Martor No. 22 / Year 2017
Authors: Corina Iosif and Bogdan Iancu
About the authors:
Researcher, PhD., National Museum of the Romanian Peasant, Romania.
Email: corinaiosif at yahoo dot com
Researcher, PhD., National Museum of the Romanian Peasant, Romania
Lecturer, PhD., Department of Sociology, National University of Political Studies and Public Administration, Romania
Email: bogdan.iancu at politice dot ro
Keywords: tradition, invented traditions, heritage, patrimony, creative traditions.
The local communities of Eastern Europe, regarded up to the beginning of the 1990s as a rich reserve of peasant culture, have over the past twenty years been falling apart before our very eyes. Under the pressure of migration to work abroad and of the effects of globalisation – multiple, obvious and, in particular, subversive of the ways they functioned until not long ago – cultural alterations of all kinds have generated phenomena of hybridisation and cultural fusion. At the same time, the need to preserve traditions, on various levels, in their role of cultural history of local specifics, appears to be growing in importance, not only for those charged with this duty as a political project (“places of memory” institutions that society has “delegated” as keepers of cultural memory) but also for the local performers of those cultures that we have been accustomed to call traditional. The theme of this 22nd issue of the Martor journal, “Back to the Future. Creative Traditions in the 21st Century”, has proved to be the occasion for a discussion of the complex and frequently hard-to-formulate implications of the existence of local traditional cultures in contemporary societies.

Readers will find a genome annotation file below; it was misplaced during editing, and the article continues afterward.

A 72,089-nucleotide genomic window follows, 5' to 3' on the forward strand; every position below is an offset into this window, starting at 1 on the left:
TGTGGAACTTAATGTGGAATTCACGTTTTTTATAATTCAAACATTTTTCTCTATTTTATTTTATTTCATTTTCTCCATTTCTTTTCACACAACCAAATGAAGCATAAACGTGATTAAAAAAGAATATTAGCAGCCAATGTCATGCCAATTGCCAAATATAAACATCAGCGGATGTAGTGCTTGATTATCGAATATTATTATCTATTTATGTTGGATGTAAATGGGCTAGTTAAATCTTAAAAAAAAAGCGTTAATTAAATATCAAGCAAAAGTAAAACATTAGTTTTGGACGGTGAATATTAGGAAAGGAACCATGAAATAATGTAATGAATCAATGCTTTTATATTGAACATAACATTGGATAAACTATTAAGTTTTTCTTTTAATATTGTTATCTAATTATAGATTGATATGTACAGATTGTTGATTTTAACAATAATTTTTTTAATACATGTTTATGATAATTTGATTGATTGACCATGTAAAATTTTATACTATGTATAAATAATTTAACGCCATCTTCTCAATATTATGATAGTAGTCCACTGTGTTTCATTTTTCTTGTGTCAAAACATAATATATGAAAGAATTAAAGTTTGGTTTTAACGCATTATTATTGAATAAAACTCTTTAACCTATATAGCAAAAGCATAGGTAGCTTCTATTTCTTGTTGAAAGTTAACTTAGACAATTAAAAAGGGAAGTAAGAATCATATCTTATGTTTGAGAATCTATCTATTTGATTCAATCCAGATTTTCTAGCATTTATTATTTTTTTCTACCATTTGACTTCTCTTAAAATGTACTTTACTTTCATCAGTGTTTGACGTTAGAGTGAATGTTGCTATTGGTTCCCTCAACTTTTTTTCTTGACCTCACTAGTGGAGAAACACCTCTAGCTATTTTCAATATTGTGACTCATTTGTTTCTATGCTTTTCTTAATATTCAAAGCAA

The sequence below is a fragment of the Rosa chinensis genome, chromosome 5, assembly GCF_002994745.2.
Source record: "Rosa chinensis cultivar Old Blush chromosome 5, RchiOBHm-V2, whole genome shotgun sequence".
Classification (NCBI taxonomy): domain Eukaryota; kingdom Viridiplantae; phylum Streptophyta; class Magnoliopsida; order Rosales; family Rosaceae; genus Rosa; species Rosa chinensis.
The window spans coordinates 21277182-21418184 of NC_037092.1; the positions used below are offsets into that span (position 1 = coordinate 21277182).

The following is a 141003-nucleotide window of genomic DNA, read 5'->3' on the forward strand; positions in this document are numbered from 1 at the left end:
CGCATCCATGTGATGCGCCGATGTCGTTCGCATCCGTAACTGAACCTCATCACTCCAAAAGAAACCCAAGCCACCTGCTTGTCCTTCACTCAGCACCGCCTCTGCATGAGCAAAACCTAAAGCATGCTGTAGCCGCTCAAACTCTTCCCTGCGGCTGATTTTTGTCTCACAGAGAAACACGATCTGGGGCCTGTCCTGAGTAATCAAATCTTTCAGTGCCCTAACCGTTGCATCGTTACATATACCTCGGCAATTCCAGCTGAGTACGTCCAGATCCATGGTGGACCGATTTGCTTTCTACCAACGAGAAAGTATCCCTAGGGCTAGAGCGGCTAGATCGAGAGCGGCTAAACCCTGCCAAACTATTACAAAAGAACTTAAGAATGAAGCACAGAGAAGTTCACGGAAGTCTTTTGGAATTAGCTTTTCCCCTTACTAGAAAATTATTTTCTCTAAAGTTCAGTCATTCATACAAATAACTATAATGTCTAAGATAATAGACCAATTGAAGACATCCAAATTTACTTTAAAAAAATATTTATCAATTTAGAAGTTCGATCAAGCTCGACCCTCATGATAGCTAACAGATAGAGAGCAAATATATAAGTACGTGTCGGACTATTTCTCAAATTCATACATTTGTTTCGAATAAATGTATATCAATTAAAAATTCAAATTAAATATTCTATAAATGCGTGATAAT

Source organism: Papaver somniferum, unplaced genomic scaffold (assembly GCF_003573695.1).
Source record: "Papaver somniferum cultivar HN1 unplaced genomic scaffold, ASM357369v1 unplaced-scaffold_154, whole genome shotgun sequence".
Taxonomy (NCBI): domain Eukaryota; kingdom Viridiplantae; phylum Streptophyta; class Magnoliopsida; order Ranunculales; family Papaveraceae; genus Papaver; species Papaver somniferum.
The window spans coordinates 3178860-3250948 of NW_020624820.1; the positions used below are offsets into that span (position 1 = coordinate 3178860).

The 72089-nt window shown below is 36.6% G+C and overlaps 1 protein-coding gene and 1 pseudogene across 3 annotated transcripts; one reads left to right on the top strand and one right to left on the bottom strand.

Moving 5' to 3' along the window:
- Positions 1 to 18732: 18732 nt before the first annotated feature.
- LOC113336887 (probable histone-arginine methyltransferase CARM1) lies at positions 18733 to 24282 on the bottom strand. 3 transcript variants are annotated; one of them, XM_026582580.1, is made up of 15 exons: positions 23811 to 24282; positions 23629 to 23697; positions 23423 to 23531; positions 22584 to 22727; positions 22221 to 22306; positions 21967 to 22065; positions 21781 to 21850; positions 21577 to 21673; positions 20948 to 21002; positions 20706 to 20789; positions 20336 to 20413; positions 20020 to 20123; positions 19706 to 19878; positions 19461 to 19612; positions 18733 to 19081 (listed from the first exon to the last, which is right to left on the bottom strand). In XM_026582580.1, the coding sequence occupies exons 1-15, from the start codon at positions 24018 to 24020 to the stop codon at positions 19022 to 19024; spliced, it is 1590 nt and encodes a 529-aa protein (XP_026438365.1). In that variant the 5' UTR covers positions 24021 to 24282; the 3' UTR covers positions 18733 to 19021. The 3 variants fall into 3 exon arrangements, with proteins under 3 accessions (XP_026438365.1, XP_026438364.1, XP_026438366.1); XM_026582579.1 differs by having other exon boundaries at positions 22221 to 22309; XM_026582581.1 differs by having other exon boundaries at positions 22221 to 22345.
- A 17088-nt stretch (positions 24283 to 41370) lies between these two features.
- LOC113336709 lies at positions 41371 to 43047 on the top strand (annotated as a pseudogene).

How to cite this article: Iosif, Corina, and Bogdan Iancu. 2017. “In Brief.” Martor 22: 33-36.